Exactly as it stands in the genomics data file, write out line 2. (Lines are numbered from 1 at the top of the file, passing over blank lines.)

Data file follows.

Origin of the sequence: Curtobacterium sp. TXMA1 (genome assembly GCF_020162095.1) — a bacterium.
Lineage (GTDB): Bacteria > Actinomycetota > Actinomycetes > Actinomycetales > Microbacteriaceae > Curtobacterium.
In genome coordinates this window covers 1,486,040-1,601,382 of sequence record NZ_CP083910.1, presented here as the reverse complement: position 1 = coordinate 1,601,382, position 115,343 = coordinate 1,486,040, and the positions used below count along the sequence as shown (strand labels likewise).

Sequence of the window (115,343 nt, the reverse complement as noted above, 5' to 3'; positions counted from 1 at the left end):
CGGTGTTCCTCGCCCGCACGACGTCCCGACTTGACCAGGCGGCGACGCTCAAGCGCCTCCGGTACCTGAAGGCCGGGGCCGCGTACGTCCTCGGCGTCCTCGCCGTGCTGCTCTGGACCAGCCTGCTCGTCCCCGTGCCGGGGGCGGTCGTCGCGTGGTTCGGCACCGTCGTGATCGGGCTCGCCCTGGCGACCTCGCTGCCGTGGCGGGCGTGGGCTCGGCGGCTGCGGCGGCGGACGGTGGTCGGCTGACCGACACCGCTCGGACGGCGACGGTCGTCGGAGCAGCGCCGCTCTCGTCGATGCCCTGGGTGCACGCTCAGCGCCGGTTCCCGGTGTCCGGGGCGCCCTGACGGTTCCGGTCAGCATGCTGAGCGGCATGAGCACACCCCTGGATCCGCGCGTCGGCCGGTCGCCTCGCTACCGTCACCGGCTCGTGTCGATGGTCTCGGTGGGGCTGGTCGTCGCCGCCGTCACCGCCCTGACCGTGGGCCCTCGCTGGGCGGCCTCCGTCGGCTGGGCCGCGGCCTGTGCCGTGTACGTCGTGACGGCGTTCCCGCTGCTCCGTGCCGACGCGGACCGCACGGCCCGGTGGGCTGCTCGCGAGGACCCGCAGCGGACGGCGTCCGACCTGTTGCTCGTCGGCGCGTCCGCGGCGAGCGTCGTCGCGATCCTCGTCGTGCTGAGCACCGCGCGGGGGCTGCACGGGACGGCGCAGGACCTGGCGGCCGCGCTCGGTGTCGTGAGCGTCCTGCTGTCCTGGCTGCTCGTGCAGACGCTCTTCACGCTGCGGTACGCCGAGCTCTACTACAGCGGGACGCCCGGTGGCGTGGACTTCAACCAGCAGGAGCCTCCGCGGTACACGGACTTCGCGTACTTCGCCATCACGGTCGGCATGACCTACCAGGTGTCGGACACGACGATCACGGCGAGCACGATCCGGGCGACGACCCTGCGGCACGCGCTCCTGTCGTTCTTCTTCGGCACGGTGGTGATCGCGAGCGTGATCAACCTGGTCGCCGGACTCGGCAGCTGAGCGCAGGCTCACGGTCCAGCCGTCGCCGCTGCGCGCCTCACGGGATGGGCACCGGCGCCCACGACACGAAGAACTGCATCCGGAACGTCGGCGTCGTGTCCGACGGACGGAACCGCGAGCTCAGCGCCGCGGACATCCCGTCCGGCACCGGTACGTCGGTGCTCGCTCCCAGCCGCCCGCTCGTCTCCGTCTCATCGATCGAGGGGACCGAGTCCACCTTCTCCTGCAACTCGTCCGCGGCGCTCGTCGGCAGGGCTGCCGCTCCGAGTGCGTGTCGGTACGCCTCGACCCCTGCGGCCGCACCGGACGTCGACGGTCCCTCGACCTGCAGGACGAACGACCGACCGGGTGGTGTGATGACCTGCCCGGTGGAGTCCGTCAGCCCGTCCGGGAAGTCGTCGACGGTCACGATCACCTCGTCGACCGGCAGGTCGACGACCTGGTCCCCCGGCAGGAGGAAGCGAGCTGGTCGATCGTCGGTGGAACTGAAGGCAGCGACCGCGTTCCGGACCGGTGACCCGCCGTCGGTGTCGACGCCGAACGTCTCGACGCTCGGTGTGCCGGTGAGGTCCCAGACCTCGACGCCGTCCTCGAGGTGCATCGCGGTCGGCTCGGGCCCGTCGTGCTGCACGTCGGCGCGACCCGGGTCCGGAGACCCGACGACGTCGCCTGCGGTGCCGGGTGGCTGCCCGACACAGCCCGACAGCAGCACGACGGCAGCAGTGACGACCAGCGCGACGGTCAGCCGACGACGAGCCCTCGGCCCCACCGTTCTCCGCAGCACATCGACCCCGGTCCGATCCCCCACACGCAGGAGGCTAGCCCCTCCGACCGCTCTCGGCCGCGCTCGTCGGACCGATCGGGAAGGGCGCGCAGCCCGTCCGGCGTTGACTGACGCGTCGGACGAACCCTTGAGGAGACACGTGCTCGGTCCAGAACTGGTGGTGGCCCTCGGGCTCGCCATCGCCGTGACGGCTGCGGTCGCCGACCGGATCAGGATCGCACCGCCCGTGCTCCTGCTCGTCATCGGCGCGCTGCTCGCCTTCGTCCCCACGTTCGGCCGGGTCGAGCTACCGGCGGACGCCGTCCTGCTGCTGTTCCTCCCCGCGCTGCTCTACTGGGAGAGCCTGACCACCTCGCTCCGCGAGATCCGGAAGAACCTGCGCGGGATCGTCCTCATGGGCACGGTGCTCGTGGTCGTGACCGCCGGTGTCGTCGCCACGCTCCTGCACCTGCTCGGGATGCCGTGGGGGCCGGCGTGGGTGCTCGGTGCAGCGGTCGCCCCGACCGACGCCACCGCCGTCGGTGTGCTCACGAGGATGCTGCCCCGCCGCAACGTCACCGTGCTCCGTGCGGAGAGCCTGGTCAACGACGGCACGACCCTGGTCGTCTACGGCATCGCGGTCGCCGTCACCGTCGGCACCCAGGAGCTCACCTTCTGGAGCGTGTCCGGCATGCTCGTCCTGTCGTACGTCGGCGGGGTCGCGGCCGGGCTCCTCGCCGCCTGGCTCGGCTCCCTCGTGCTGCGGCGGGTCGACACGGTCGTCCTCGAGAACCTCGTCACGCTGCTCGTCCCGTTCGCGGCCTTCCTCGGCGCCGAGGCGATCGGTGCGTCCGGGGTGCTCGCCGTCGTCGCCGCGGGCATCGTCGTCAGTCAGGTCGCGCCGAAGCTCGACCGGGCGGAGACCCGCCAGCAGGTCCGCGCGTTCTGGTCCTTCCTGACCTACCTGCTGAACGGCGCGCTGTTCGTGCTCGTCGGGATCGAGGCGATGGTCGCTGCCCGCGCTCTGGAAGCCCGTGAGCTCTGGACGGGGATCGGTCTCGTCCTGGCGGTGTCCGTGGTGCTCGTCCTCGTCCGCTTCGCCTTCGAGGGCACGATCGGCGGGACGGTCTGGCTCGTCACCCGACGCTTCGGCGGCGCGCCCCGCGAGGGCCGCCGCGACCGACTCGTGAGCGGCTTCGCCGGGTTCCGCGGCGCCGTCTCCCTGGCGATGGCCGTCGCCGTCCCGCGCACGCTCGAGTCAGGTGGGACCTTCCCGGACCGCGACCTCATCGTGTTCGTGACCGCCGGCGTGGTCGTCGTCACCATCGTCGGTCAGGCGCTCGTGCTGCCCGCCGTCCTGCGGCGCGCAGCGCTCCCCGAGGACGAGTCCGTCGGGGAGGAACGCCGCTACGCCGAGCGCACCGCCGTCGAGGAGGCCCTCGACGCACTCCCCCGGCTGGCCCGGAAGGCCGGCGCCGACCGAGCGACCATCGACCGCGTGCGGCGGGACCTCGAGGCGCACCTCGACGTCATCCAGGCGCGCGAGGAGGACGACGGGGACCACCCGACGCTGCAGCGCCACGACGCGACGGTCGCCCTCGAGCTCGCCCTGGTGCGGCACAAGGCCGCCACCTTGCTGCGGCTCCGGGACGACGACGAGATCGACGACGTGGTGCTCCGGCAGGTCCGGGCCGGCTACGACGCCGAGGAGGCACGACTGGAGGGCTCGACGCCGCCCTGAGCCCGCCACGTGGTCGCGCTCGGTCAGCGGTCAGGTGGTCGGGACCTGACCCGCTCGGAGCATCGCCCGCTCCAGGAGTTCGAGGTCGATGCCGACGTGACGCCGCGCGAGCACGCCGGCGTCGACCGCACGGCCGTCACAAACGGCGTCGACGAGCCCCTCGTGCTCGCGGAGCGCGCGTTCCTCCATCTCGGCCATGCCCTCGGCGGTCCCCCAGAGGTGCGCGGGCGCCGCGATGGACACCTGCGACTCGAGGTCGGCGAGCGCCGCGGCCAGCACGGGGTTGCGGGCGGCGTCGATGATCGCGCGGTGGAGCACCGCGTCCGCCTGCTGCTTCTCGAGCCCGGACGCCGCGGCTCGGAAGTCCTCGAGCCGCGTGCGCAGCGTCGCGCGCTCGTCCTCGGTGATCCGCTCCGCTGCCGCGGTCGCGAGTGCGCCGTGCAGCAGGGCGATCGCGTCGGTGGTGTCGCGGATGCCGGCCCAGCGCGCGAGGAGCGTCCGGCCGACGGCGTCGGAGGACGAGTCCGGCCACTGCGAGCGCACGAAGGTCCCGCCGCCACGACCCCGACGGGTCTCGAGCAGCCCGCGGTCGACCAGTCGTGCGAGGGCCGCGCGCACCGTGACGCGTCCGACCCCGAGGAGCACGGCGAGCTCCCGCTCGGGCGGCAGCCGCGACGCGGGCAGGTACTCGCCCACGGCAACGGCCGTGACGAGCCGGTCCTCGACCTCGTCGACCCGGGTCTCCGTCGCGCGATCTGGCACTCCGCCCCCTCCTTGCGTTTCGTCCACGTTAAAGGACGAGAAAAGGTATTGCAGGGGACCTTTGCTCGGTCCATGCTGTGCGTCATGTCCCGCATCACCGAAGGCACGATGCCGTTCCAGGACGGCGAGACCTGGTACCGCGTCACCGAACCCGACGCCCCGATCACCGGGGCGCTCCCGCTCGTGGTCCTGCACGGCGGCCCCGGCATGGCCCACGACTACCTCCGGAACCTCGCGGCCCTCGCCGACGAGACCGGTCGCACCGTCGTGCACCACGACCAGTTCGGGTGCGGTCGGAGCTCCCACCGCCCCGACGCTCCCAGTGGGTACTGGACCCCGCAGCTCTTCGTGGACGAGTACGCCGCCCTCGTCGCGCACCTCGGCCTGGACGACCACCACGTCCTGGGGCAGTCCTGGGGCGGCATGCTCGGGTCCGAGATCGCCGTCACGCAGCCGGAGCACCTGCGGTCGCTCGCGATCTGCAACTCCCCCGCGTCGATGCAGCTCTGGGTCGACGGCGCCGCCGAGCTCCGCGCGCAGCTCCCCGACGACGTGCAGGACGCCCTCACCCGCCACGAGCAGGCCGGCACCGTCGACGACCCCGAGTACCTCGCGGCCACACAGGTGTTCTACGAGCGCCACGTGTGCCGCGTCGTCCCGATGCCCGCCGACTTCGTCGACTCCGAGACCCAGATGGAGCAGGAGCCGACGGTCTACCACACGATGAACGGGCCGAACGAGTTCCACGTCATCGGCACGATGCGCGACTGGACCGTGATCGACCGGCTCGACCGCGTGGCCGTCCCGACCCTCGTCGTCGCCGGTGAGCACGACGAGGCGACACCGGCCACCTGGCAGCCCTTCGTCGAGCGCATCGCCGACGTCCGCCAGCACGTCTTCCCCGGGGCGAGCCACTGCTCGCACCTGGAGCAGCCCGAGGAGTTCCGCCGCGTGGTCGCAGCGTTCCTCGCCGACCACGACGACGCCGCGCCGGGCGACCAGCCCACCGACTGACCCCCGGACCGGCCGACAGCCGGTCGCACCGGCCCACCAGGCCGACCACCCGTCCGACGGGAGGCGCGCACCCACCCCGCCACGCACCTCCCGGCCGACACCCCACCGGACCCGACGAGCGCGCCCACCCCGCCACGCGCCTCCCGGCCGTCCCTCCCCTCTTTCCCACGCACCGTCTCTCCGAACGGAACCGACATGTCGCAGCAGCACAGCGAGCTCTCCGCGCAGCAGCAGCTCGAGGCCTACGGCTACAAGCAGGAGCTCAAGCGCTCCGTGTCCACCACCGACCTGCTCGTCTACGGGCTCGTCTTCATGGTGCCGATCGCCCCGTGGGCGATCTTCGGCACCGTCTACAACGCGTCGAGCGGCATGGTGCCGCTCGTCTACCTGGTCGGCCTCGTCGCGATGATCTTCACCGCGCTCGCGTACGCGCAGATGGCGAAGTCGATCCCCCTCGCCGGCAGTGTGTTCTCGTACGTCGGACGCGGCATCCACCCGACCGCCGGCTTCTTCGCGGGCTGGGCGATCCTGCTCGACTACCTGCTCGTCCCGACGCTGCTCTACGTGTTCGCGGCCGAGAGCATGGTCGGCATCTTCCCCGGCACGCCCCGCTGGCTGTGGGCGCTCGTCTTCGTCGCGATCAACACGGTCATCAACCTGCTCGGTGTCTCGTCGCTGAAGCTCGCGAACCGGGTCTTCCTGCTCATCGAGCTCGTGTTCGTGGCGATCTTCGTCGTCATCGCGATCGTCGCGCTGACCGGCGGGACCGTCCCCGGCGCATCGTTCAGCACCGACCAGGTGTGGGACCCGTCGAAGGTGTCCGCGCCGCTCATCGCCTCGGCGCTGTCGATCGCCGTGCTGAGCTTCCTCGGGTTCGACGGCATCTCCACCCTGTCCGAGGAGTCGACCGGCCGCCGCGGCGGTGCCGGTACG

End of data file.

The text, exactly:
Lineage (GTDB): Bacteria > Actinomycetota > Actinomycetes > Actinomycetales > Microbacteriaceae > Curtobacterium.